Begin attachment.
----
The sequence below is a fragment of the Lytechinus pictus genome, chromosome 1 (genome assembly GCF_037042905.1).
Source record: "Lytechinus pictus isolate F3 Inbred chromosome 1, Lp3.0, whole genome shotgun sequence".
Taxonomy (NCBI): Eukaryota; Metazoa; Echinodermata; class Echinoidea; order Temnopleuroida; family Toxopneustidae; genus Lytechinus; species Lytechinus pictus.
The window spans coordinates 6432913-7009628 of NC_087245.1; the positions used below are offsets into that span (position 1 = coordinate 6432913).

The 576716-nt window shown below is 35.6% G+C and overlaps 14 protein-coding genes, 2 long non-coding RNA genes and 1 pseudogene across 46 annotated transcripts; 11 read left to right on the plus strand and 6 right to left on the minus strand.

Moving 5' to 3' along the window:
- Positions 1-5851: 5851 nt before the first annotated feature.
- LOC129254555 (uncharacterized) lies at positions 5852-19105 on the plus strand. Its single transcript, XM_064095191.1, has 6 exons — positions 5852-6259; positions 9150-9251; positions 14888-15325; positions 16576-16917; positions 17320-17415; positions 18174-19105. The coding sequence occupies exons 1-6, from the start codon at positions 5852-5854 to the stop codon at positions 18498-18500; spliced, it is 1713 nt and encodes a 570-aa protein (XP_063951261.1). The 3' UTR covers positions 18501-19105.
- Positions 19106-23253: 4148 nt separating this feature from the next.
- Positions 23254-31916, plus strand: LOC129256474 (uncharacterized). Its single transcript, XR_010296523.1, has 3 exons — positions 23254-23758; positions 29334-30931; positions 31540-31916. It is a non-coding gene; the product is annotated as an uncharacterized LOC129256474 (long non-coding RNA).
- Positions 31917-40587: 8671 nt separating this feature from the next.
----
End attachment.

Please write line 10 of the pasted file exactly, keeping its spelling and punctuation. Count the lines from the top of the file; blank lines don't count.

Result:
- Positions 23254-31916, plus strand: LOC129256474 (uncharacterized). Its single transcript, XR_010296523.1, has 3 exons — positions 23254-23758; positions 29334-30931; positions 31540-31916. It is a non-coding gene; the product is annotated as an uncharacterized LOC129256474 (long non-coding RNA).